Henry Winters arrived in California in 1888 and purchased twenty acres in what is now Huntington Beach. He gradually expanded his holdings, successfully growing celery, potatoes, and corn. His success attracted others to this part of Orange County, which was previously believed to have poor land for agriculture. In 1897, James McFadden constructed a railroad here on land donated by Winters. By 1902, over two thousand acres of celery were grown in the area, and sugar beets were also becoming a popular crop. In 1906, a townsite map was filed - local resident James Cain petitioned for it to be named "Wintersburg" after Winters' contributions. Further sugar beet growth was spawned by the the completion of the Holly Sugar Company's refinery in Huntington Beach in 1911.

By 1910, Wintersburg had become home to a prominent Japanese community. A Japanese Presbyterian Mission was established by Reverend Hisakichi Terasawa in 1904, but a permanent building wasn't completed until 1910 on land donated by Charles M. Furuta. In addition to the mission church, a manse or parsonage was also constructed. Around this time, Japanese - or nikkei - farms began producing chili peppers; by the 1920s over half the nation's supply was provided by these farms. In addition, a Japanese market was opened by Tsumuratsu Asari, a school was established to serve the community, and Furuta started the first commercial goldfish farm in the area. By 1932, the 1910 mission was outgrown, and Furuta again donated land for a new Presbyterian church, completed in 1934.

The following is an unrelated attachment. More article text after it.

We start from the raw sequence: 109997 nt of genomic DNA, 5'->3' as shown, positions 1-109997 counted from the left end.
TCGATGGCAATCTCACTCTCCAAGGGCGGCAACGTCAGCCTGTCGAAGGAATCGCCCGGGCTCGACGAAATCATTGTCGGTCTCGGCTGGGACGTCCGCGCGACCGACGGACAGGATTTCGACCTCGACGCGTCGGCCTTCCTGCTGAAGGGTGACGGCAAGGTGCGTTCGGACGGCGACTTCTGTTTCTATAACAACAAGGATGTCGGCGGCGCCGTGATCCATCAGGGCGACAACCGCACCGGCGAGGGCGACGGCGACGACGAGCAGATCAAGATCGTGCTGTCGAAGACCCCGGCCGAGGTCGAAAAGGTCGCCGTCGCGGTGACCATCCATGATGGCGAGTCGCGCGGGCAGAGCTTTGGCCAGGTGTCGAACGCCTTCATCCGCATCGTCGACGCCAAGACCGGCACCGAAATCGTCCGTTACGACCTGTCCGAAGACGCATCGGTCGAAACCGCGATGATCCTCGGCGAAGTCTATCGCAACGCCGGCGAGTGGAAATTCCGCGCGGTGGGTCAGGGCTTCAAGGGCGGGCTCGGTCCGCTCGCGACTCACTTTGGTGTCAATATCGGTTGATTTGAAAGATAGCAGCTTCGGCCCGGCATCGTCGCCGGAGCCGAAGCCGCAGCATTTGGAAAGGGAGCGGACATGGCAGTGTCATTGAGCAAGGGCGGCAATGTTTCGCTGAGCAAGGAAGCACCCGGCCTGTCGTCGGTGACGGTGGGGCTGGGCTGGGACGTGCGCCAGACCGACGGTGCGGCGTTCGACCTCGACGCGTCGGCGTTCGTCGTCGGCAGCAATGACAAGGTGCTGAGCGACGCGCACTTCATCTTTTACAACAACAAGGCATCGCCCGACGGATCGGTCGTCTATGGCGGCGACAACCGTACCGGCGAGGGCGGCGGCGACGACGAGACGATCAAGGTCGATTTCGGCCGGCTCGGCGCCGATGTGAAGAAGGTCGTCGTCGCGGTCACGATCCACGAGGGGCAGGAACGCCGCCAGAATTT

Wintersburg continued to enjoy relative success until 1941. Following the attack on Pearl Harbor, most Japanese living and working in the area were forcibly relocated and incarcerated. After 1945, it is unknown how many returned to Wintersburg. Among those that did were the Furuta family, who thereafter farmed sweet pea and water lily.

Charles & Yukiko Furura lived out the remainder of their days as caretakers of the historic community. Charles passed in 1953, followed by Yukiko in the 1980s. The property subsequently passed through a number of hands with an uncertain future. In 2012, the Historic Wintersburg Preservation Task Force was formed to attempt preservation of the site. By 2014, Historic Wintersburg was listed as one of America's 11 Most Endangered Places by the National Trust for Historic Preservation. The following year, it was labeled a National Treasure. Nevertheless, the six remaining buildings continued to deteriorate. The Task Force was disbanded in 2019, but the fight continued. Unfortunately, a fire of unknown origin on February 25, 2022 struck the property, destroying the manse and damaging the 1910 mission. Both buildings were promptly bulldozed by the landowner. Despite the loss, the battle to save Historic Wintersburg will continue, and many hope that it will shed light on the importance of the site's preservation.